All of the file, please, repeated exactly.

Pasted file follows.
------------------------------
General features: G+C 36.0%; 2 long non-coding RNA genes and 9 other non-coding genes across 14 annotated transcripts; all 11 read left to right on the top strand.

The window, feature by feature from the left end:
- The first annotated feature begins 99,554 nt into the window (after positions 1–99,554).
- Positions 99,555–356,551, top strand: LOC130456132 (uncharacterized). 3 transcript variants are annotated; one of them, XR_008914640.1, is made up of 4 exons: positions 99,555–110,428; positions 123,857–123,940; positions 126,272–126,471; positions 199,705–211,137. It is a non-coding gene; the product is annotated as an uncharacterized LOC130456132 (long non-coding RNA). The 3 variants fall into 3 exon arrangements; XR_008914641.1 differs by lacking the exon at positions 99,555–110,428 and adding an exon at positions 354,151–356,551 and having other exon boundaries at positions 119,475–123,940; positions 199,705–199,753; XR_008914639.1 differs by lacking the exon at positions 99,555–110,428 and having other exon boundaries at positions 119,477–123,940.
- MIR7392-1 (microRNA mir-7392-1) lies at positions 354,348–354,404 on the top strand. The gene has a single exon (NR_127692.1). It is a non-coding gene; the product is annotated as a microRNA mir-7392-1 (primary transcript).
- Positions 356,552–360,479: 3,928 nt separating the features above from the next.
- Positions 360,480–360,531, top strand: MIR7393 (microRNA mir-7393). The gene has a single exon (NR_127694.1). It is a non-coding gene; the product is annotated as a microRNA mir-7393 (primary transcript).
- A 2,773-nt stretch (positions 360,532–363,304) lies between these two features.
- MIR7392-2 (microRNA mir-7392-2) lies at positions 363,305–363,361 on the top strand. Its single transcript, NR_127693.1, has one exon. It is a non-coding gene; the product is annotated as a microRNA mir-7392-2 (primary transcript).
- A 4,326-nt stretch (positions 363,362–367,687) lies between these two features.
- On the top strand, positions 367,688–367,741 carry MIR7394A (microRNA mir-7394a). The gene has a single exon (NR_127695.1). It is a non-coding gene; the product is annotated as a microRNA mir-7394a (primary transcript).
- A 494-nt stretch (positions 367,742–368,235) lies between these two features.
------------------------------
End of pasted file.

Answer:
General features: G+C 36.0%; 2 long non-coding RNA genes and 9 other non-coding genes across 14 annotated transcripts; all 11 read left to right on the top strand.

The window, feature by feature from the left end:
- The first annotated feature begins 99,554 nt into the window (after positions 1–99,554).
- Positions 99,555–356,551, top strand: LOC130456132 (uncharacterized). 3 transcript variants are annotated; one of them, XR_008914640.1, is made up of 4 exons: positions 99,555–110,428; positions 123,857–123,940; positions 126,272–126,471; positions 199,705–211,137. It is a non-coding gene; the product is annotated as an uncharacterized LOC130456132 (long non-coding RNA). The 3 variants fall into 3 exon arrangements; XR_008914641.1 differs by lacking the exon at positions 99,555–110,428 and adding an exon at positions 354,151–356,551 and having other exon boundaries at positions 119,475–123,940; positions 199,705–199,753; XR_008914639.1 differs by lacking the exon at positions 99,555–110,428 and having other exon boundaries at positions 119,477–123,940.
- MIR7392-1 (microRNA mir-7392-1) lies at positions 354,348–354,404 on the top strand. The gene has a single exon (NR_127692.1). It is a non-coding gene; the product is annotated as a microRNA mir-7392-1 (primary transcript).
- Positions 356,552–360,479: 3,928 nt separating the features above from the next.
- Positions 360,480–360,531, top strand: MIR7393 (microRNA mir-7393). The gene has a single exon (NR_127694.1). It is a non-coding gene; the product is annotated as a microRNA mir-7393 (primary transcript).
- A 2,773-nt stretch (positions 360,532–363,304) lies between these two features.
- MIR7392-2 (microRNA mir-7392-2) lies at positions 363,305–363,361 on the top strand. Its single transcript, NR_127693.1, has one exon. It is a non-coding gene; the product is annotated as a microRNA mir-7392-2 (primary transcript).
- A 4,326-nt stretch (positions 363,362–367,687) lies between these two features.
- On the top strand, positions 367,688–367,741 carry MIR7394A (microRNA mir-7394a). The gene has a single exon (NR_127695.1). It is a non-coding gene; the product is annotated as a microRNA mir-7394a (primary transcript).
- A 494-nt stretch (positions 367,742–368,235) lies between these two features.